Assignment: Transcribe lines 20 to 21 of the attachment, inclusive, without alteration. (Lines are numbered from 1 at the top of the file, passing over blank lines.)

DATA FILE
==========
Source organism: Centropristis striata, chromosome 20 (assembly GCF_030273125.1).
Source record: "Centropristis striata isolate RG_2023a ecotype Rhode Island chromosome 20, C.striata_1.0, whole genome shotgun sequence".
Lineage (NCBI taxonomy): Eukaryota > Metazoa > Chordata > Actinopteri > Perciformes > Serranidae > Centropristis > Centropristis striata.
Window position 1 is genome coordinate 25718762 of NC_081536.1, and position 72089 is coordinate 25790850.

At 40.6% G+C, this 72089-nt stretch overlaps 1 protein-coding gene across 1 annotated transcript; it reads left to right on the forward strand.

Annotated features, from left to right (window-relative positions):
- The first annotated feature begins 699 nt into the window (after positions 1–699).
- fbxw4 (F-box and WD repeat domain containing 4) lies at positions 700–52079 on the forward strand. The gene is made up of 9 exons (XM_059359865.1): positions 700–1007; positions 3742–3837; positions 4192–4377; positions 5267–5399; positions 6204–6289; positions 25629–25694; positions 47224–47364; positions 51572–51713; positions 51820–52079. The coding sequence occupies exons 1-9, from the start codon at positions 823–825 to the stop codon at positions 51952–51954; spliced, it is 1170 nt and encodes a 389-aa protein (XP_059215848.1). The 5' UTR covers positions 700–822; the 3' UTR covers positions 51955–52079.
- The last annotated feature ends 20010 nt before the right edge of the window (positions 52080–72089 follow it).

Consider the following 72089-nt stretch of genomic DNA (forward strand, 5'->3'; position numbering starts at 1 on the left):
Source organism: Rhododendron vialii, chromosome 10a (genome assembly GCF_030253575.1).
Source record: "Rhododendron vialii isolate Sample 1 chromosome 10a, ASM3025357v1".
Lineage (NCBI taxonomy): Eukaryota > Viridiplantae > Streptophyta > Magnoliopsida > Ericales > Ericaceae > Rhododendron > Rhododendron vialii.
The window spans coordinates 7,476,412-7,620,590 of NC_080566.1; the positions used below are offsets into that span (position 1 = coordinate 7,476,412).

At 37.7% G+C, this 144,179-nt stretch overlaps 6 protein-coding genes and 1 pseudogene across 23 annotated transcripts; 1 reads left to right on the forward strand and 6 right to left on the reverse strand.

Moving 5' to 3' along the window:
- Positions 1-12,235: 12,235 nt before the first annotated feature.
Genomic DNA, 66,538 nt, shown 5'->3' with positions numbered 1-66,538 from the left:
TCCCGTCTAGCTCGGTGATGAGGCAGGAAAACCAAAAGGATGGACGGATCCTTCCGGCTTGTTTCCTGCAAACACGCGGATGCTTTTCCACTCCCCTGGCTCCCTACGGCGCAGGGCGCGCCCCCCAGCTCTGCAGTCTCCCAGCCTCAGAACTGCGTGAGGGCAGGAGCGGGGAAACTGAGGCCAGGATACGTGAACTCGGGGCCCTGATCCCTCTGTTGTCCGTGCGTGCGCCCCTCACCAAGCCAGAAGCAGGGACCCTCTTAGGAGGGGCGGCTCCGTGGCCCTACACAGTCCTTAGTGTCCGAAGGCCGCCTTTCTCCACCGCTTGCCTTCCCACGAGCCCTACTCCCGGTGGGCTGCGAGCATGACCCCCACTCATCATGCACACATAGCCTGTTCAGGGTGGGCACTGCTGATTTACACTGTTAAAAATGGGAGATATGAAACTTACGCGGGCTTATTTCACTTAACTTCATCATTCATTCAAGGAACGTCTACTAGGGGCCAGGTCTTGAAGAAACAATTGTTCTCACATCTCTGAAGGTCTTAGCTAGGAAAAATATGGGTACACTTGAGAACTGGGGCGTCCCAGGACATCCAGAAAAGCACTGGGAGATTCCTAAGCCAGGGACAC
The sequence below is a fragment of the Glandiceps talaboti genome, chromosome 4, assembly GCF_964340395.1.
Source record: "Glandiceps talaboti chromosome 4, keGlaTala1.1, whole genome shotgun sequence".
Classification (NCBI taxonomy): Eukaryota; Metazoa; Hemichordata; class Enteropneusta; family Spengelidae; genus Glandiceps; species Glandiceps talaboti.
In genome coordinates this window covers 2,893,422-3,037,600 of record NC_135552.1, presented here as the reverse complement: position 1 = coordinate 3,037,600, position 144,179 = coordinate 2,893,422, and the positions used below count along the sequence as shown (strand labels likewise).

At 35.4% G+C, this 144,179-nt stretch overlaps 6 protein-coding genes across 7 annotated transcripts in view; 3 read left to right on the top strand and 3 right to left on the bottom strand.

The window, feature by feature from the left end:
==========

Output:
The sequence below is a fragment of the Glandiceps talaboti genome, chromosome 4, assembly GCF_964340395.1.
Source record: "Glandiceps talaboti chromosome 4, keGlaTala1.1, whole genome shotgun sequence".